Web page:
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230 acidity induced by the coordi nation of a negatively char ged phenolate to the metal center.19, 20 This is not the case in astacin wh ere the coordination of the Tyr-phenolate under physiological conditions does not affect its catalysis under neutral conditions.21,22 A metallotriad mechanism has been proposed based on kinetic, optic al, and EPR studies on the Cu2+ derivatives of as tacin and serralysin.21, 22 Further analysis of the physical characteristics of astacin-type enzymes using spectroscopically-active metal substitutes in concert with classical enzyme kinetics (i.e. pH profiles, inhibition st udies, etc.) analysis of splice variants of reco mbinant BP10 (whole enzyme and astacin domain truncation) will add further insight into the catalytic mech anism of these enzymes. Concomitant with physical studies on the native system, active si te mutants will allow for comparison both in kinetic parameters and the physical prope rties of BP10. Previ ous site directed mutagenesis studies have been conducted; how ever, the choice of mutations have shed no actual mechanistic insight toward the catal ytic mechanism of astacins, other than establishing that the conserved glutamate and tyrosine residues are catalytically important.23 The status of the coordinated tyrosine has been proposed to be an inhibitory process in the metal centered hydrolysis of peptide bonds.22 In this proposed metallotriad mechanism (Figure 6.5), the active-site Zn2+ coordinated by three His, tyrosine, and a water molecule can be activated via detach ment of the phenolate with a concomitant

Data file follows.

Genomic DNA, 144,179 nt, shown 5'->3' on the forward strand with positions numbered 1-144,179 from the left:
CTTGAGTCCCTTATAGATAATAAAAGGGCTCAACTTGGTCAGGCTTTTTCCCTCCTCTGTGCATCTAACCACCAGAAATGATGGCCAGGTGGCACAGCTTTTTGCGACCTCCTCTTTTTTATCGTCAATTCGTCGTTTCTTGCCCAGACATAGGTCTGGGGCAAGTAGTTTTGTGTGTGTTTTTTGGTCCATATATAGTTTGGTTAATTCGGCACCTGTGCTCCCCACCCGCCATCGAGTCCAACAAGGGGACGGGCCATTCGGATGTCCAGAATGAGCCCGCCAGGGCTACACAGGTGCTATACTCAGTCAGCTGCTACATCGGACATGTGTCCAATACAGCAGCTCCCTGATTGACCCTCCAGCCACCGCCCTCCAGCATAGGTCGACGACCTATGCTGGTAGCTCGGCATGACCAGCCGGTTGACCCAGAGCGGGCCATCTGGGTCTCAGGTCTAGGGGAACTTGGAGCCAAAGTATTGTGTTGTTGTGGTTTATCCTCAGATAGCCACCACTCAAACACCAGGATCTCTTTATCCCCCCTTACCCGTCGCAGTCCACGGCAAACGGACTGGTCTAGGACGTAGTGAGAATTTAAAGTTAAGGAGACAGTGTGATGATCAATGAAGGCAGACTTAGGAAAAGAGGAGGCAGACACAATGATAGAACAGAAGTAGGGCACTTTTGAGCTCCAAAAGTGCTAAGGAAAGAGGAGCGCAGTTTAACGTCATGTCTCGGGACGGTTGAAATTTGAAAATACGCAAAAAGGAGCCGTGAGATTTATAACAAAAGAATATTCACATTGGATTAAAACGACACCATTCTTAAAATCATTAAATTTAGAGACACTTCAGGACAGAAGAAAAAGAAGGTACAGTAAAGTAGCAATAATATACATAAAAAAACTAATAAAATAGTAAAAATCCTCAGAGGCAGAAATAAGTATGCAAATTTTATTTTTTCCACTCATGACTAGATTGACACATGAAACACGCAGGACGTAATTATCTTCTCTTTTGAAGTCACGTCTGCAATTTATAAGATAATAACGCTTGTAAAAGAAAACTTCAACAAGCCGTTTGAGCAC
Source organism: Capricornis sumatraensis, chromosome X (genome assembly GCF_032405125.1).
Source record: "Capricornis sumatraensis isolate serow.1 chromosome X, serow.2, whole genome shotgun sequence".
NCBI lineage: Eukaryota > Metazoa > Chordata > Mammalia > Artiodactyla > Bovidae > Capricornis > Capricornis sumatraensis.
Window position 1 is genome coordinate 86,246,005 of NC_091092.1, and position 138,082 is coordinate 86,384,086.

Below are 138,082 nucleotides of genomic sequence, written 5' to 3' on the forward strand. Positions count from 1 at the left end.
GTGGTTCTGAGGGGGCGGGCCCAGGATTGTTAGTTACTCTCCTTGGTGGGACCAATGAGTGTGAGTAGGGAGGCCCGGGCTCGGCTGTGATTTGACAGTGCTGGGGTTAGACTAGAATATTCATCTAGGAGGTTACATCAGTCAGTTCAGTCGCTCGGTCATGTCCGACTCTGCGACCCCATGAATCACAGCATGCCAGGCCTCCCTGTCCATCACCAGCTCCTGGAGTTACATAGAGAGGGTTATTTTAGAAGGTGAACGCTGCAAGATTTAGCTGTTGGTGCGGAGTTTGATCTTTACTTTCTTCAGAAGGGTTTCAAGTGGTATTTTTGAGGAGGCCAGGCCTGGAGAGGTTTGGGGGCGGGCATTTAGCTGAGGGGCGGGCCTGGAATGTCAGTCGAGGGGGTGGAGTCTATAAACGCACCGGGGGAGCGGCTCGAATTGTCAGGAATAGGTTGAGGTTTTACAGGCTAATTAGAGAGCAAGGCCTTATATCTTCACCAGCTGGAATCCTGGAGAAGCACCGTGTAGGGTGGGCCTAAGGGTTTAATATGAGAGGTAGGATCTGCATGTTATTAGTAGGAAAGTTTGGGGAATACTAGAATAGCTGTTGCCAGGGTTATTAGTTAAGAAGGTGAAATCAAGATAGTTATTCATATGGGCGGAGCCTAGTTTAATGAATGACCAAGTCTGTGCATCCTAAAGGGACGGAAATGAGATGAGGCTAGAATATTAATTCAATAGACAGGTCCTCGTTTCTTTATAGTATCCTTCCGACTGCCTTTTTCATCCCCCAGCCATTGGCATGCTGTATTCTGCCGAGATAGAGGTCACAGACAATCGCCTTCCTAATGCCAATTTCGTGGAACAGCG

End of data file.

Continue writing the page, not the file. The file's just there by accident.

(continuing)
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231 Figure 6.5. Proposed metallotriad mechanism in astacin and serralysin.22

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232 general base deprotonation via a gl utamate residue. The metal bound OH– is able to attack and hydrolyze th e scissile bond after Zn2+ creating electrostatic strain in the peptide bond by interaction w ith the carbonyl of the scissi le bond. The confirmation of this mechanism can shed valuable insight into numerous enzymatic processes across all members of the astacin family, from the numerous astacin-like enzymes in C.elegans to the astacin/EGF/CUB members in higher organisms.

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233 IV. LIST OF REFERENCES 1) J.S. Bond, R.J. Beynon, The astaci n family of metalloendopeptidases. Prot. Sci. (1995), 4, 1247-1261. 2) F. Moehrlen, H. Hutter, R. Zwilling, The astacin protein family in Caenorhabditis elegans Euro. J. Biochem. (2003), 270, 4909-4920. 3) F.X. Gomis-Rth, W. Stcker, H. Hube r, R. Zwilling, W. Bode, Refined 1.8 X-ray crystal structure of astacin, a zinc -endopeptidase from the crayfish Astacus astacus L.: Structure determination, refinement, molecular structure amd comparison with thermolysin. J. Mol. Biol. (1993), 229, 945-968. 4) V.D. Vacquier, Isolation and preliminary analysis of the hyaline layer of sea urchin eggs. Exp. Cell Res. (1969), 54, 140-2. 5) T. Lepage, C. Ghiglione, C. Gache, Spa tial and temporal expre ssion pattern during sea urchin embryogenesis of a gene coding for a protease homologous to the human protein BMP-1 and to the product of the Dr osophila dorsal-ventral patterning gene tolloid. Development (1992), 114, 147-163. 6) T. Lepage, C. Ghiglione, C. Gache, Stru cture of the gene en coding the sea urchin blastula protease 10 (BP10), a memb er of the astacin family of Zn2+-metalloproteases. Eur. J. Biochem. (1996), 238, 744-751. 7) S.F. Gilbert, Developmental Biolog y, 6th Ed., Sinauer, Sunderland, MA, (2000). 8) E. Appella, I.T. Weber, F. Blasi, Struct ure and function of epid ermal growth factorlike regions in proteins. FEBS letters (1988), 231, 1-4.